When we were younger, my little brother used to have panic attacks. They weren’t caused by anything — not being left alone, not darkness, not heights or crowds or closed in spaces — and we could never find anything in particular that triggered them.
We tried everything. My mom took him to body doctors first and they checked his heart, his lungs, his nerves, his reflexes and he was proclaimed to be in perfect health. Then the head doctors examined his mind, his brain, his thoughts, his emotions and he was proclaimed to be in perfect health. Still the panic attacks came.
First he’d pant, then his skin would become sticky and clammy, then he’d clutch at his chest like an actor miming a heart attack. He’d rock back and forth, pull at the collar of his shirt frantically. It was terrifying to watch because no matter how I tried, there was nothing I could do to make them stop.
I couldn’t breathe for him. I couldn’t talk him through it. All I could do was sit there next to him and wait.
He was young then (maybe sixth grade?) but too old for us to be in school together anymore and I wasn’t used to not being able to check in on him any time I wanted — or needed — to. When we were in elementary school together he was just down the hall. I’d stick my head in his kindergarden classroom after music class, I’d find him on the playground a recess, check on him (and steal his snack cakes) when we were in the cafeteria for lunch. And each day after school, we’d meet outside the building and get on the school bus together. I could watch him then. I could take care of him.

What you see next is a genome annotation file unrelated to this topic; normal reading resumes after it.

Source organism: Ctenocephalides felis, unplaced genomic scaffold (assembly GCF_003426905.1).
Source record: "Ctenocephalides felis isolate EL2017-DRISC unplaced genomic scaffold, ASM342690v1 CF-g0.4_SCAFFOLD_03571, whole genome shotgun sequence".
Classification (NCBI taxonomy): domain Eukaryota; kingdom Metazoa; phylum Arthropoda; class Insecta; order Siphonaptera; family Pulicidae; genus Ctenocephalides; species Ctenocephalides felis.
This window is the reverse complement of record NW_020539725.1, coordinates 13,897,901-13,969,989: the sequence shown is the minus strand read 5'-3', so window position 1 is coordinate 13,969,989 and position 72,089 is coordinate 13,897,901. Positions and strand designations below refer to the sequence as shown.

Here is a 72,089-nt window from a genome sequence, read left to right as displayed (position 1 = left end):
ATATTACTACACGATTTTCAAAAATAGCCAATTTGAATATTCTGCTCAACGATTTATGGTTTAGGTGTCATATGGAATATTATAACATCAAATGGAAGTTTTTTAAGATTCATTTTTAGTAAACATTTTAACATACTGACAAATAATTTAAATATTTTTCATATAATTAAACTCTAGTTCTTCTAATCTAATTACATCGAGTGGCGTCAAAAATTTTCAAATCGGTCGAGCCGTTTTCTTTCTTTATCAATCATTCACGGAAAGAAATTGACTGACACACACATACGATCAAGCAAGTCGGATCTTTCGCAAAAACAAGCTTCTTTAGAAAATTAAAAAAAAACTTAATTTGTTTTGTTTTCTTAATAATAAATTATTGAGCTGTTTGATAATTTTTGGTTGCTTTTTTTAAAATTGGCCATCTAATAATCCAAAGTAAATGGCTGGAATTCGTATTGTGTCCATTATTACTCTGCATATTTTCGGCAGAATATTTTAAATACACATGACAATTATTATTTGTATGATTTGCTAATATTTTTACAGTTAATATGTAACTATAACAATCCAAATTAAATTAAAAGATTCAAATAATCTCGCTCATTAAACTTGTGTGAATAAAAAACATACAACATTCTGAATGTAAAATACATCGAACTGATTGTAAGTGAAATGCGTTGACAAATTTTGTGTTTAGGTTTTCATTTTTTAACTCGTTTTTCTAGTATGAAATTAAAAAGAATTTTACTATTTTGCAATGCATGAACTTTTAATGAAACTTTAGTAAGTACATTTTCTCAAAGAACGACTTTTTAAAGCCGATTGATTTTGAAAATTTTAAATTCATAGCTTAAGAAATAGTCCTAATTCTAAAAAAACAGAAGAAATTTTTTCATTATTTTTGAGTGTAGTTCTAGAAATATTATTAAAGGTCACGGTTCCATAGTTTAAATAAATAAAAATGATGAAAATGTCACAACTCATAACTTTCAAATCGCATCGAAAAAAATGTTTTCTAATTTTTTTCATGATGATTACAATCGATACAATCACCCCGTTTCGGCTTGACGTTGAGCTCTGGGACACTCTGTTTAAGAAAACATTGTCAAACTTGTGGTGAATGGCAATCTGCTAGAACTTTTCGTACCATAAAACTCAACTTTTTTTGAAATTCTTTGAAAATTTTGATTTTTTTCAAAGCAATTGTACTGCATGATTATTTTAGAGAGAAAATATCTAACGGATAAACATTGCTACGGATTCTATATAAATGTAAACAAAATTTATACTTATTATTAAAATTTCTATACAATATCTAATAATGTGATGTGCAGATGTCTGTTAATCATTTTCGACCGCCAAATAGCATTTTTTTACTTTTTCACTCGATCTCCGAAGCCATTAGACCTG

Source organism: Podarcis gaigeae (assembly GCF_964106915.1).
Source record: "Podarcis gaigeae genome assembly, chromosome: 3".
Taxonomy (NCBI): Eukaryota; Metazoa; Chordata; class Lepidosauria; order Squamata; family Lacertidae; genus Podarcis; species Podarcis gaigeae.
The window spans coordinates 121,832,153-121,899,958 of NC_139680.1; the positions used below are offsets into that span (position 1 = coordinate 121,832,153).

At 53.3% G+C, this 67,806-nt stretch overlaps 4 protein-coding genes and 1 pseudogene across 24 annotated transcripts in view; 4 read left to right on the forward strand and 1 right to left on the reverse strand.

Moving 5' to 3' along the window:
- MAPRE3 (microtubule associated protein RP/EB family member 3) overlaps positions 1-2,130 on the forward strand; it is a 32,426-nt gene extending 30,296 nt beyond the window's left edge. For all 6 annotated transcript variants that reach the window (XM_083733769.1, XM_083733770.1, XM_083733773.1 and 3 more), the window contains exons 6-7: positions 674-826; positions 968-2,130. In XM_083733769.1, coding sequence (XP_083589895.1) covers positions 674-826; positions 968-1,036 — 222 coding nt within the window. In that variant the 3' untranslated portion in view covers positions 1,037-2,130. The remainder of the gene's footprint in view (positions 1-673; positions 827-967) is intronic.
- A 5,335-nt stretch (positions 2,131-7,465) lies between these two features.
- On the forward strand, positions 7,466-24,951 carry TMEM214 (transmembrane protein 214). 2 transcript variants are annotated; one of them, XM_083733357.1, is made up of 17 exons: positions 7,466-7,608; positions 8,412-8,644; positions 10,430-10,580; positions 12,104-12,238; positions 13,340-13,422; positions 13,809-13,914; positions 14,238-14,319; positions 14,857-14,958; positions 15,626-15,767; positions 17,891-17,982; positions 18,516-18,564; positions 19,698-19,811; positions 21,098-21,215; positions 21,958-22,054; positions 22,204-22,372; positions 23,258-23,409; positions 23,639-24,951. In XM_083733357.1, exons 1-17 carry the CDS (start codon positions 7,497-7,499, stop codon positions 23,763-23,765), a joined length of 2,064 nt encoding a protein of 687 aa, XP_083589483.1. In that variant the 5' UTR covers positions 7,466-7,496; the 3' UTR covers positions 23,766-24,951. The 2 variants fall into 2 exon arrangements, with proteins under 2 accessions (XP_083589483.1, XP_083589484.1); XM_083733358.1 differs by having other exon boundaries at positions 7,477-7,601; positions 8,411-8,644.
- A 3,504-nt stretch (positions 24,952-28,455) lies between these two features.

As we got older and our age separated us in grades and schools, it unnerved me that my brother wasn’t just down the hall. Was he making friends? Was he being bullied? Was he happy?
Now we aren’t simply in schools across town from each other, we’re in apartments across state lines … with other states in between us. He’s in his junior year at the University of North Carolina, I’ve settled into a job in Nashville. He’s no longer just down the hall — not in school or at home. And it is even more unnerving than before. Is he making friends? Is he being bullied? Is he happy?
I asked him those things last week when he stopped to visit me in my new home on his way south to see some friends in Louisiana. We had gone to dinner and then walked over to a small carnival that was glowing from a parking lot just outside of down town.
It was one of those unbearably hot nights — the air was so thick with heat that not even the evening breeze brought with it any relief. Instead, it felt like a Saint Barnard was breathing on your face.
“You worry too much,” he’d said to me that night, which was comical because my brother worries more than any person on the planet. “Things are good. I’m good. Life is good.”
“The end?” I’d pressed. “You don’t feel like sharing tonight?”
“Tonight?” he said and chuckled a bit as we walked by one of the game booths with large stuffed animals dangling from it’s canopy and people shouting as they threw tiny rings around bottle necks. “When do we ever really share?”